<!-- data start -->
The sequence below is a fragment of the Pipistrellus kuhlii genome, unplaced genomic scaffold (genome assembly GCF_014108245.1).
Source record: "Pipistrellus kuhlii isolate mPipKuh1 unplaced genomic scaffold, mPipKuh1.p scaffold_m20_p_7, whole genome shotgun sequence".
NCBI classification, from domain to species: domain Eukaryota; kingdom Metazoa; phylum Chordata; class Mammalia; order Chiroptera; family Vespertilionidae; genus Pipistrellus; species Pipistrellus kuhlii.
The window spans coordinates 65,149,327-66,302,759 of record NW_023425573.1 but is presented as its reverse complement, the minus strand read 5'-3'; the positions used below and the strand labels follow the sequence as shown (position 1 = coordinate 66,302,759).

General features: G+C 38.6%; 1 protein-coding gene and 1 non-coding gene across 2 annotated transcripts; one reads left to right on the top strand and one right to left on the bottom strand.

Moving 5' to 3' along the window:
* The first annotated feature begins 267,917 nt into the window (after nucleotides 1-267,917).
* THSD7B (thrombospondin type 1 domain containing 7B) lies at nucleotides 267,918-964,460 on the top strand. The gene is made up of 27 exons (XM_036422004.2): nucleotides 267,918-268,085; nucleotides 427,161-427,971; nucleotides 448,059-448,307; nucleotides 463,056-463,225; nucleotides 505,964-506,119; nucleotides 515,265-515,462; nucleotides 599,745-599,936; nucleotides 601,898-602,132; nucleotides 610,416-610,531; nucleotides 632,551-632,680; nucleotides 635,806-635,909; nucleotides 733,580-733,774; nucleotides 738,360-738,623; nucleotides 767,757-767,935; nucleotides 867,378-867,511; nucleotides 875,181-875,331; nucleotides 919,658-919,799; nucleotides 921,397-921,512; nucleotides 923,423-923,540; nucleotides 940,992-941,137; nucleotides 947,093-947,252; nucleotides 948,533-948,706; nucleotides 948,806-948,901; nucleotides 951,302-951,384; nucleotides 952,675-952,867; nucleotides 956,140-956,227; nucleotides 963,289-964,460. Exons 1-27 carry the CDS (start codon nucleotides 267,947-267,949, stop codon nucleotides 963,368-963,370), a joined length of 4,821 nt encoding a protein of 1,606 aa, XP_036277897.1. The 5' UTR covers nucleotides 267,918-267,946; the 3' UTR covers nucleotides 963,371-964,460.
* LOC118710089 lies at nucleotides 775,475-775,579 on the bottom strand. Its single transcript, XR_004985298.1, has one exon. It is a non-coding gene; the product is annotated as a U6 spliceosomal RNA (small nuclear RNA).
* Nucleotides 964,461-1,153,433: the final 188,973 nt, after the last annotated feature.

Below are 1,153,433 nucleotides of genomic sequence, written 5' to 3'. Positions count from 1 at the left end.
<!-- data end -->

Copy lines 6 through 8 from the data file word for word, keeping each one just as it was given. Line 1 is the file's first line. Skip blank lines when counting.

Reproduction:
Moving 5' to 3' along the window:
* The first annotated feature begins 267,917 nt into the window (after nucleotides 1-267,917).
* THSD7B (thrombospondin type 1 domain containing 7B) lies at nucleotides 267,918-964,460 on the top strand. The gene is made up of 27 exons (XM_036422004.2): nucleotides 267,918-268,085; nucleotides 427,161-427,971; nucleotides 448,059-448,307; nucleotides 463,056-463,225; nucleotides 505,964-506,119; nucleotides 515,265-515,462; nucleotides 599,745-599,936; nucleotides 601,898-602,132; nucleotides 610,416-610,531; nucleotides 632,551-632,680; nucleotides 635,806-635,909; nucleotides 733,580-733,774; nucleotides 738,360-738,623; nucleotides 767,757-767,935; nucleotides 867,378-867,511; nucleotides 875,181-875,331; nucleotides 919,658-919,799; nucleotides 921,397-921,512; nucleotides 923,423-923,540; nucleotides 940,992-941,137; nucleotides 947,093-947,252; nucleotides 948,533-948,706; nucleotides 948,806-948,901; nucleotides 951,302-951,384; nucleotides 952,675-952,867; nucleotides 956,140-956,227; nucleotides 963,289-964,460. Exons 1-27 carry the CDS (start codon nucleotides 267,947-267,949, stop codon nucleotides 963,368-963,370), a joined length of 4,821 nt encoding a protein of 1,606 aa, XP_036277897.1. The 5' UTR covers nucleotides 267,918-267,946; the 3' UTR covers nucleotides 963,371-964,460.